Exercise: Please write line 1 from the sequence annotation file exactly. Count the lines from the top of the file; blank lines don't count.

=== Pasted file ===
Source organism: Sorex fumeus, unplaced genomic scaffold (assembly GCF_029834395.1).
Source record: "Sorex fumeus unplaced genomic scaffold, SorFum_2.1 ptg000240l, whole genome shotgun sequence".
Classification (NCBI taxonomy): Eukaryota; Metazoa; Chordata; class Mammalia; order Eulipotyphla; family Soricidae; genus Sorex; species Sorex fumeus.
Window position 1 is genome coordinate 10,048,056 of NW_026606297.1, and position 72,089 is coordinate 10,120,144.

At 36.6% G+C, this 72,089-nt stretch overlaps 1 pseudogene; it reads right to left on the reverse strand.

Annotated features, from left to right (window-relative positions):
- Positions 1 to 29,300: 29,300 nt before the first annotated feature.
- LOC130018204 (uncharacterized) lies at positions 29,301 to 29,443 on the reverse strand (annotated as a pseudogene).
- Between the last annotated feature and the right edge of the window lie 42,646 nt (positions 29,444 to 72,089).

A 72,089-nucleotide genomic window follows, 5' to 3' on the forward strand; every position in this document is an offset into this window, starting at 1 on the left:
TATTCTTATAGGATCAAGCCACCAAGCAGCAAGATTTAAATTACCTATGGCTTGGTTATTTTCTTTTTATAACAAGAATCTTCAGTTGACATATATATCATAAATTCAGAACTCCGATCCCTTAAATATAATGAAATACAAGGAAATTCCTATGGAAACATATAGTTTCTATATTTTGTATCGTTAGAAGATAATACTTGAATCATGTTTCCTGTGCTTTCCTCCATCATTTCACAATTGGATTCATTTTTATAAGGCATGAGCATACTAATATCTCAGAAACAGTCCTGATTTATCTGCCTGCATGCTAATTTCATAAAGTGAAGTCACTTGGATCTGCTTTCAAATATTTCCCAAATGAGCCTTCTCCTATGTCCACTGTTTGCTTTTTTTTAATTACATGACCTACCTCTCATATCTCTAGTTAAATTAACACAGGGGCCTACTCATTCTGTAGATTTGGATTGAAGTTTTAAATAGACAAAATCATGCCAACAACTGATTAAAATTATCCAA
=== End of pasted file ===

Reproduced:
Source organism: Sorex fumeus, unplaced genomic scaffold (assembly GCF_029834395.1).